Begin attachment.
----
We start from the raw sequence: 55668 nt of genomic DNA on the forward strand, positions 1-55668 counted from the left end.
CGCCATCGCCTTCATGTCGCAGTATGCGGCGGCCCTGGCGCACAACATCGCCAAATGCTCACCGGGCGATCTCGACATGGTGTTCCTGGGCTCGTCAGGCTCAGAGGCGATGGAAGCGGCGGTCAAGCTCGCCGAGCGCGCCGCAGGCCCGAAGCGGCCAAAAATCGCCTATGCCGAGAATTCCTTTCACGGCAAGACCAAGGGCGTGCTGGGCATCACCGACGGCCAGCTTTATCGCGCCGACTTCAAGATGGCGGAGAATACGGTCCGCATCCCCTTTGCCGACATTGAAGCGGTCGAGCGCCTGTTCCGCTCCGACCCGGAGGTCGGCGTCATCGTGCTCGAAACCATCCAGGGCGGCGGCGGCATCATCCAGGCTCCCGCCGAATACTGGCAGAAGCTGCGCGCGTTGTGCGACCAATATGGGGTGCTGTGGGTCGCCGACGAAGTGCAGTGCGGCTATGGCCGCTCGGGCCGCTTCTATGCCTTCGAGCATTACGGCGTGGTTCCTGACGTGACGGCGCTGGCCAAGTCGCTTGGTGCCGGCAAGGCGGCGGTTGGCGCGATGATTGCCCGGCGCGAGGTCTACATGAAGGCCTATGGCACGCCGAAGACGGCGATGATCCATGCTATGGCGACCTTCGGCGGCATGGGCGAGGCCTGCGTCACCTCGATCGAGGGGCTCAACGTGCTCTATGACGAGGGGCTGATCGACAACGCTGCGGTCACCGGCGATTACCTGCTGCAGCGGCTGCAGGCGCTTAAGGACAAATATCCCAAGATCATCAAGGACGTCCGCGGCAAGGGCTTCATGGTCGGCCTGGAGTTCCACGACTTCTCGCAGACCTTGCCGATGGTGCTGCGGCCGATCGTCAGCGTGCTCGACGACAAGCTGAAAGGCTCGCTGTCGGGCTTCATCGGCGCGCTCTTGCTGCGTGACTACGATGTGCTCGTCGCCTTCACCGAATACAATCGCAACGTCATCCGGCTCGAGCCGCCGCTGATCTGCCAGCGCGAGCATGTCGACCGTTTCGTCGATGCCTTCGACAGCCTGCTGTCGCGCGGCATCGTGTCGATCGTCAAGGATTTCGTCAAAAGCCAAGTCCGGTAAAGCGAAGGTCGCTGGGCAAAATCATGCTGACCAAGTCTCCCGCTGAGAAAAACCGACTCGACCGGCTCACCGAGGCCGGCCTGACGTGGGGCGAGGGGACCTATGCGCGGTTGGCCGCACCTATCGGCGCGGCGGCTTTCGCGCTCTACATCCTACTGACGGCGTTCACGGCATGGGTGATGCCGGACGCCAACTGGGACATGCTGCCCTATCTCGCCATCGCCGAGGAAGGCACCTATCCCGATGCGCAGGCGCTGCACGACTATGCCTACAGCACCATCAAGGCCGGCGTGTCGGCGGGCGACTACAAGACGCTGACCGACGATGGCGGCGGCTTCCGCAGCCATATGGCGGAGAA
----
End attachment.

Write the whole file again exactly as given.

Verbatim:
We start from the raw sequence: 55668 nt of genomic DNA on the forward strand, positions 1-55668 counted from the left end.
CGCCATCGCCTTCATGTCGCAGTATGCGGCGGCCCTGGCGCACAACATCGCCAAATGCTCACCGGGCGATCTCGACATGGTGTTCCTGGGCTCGTCAGGCTCAGAGGCGATGGAAGCGGCGGTCAAGCTCGCCGAGCGCGCCGCAGGCCCGAAGCGGCCAAAAATCGCCTATGCCGAGAATTCCTTTCACGGCAAGACCAAGGGCGTGCTGGGCATCACCGACGGCCAGCTTTATCGCGCCGACTTCAAGATGGCGGAGAATACGGTCCGCATCCCCTTTGCCGACATTGAAGCGGTCGAGCGCCTGTTCCGCTCCGACCCGGAGGTCGGCGTCATCGTGCTCGAAACCATCCAGGGCGGCGGCGGCATCATCCAGGCTCCCGCCGAATACTGGCAGAAGCTGCGCGCGTTGTGCGACCAATATGGGGTGCTGTGGGTCGCCGACGAAGTGCAGTGCGGCTATGGCCGCTCGGGCCGCTTCTATGCCTTCGAGCATTACGGCGTGGTTCCTGACGTGACGGCGCTGGCCAAGTCGCTTGGTGCCGGCAAGGCGGCGGTTGGCGCGATGATTGCCCGGCGCGAGGTCTACATGAAGGCCTATGGCACGCCGAAGACGGCGATGATCCATGCTATGGCGACCTTCGGCGGCATGGGCGAGGCCTGCGTCACCTCGATCGAGGGGCTCAACGTGCTCTATGACGAGGGGCTGATCGACAACGCTGCGGTCACCGGCGATTACCTGCTGCAGCGGCTGCAGGCGCTTAAGGACAAATATCCCAAGATCATCAAGGACGTCCGCGGCAAGGGCTTCATGGTCGGCCTGGAGTTCCACGACTTCTCGCAGACCTTGCCGATGGTGCTGCGGCCGATCGTCAGCGTGCTCGACGACAAGCTGAAAGGCTCGCTGTCGGGCTTCATCGGCGCGCTCTTGCTGCGTGACTACGATGTGCTCGTCGCCTTCACCGAATACAATCGCAACGTCATCCGGCTCGAGCCGCCGCTGATCTGCCAGCGCGAGCATGTCGACCGTTTCGTCGATGCCTTCGACAGCCTGCTGTCGCGCGGCATCGTGTCGATCGTCAAGGATTTCGTCAAAAGCCAAGTCCGGTAAAGCGAAGGTCGCTGGGCAAAATCATGCTGACCAAGTCTCCCGCTGAGAAAAACCGACTCGACCGGCTCACCGAGGCCGGCCTGACGTGGGGCGAGGGGACCTATGCGCGGTTGGCCGCACCTATCGGCGCGGCGGCTTTCGCGCTCTACATCCTACTGACGGCGTTCACGGCATGGGTGATGCCGGACGCCAACTGGGACATGCTGCCCTATCTCGCCATCGCCGAGGAAGGCACCTATCCCGATGCGCAGGCGCTGCACGACTATGCCTACAGCACCATCAAGGCCGGCGTGTCGGCGGGCGACTACAAGACGCTGACCGACGATGGCGGCGGCTTCCGCAGCCATATGGCGGAGAA